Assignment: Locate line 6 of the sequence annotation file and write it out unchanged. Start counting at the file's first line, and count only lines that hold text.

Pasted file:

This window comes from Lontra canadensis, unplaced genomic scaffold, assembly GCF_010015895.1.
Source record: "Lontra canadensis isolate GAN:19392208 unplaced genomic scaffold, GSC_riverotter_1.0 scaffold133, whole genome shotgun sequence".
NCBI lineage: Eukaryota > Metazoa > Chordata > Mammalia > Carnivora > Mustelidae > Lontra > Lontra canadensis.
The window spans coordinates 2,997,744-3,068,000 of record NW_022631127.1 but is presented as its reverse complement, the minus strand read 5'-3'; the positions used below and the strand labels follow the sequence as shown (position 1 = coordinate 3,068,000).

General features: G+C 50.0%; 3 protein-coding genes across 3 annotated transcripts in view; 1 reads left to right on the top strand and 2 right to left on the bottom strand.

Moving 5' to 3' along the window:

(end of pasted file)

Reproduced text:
Moving 5' to 3' along the window: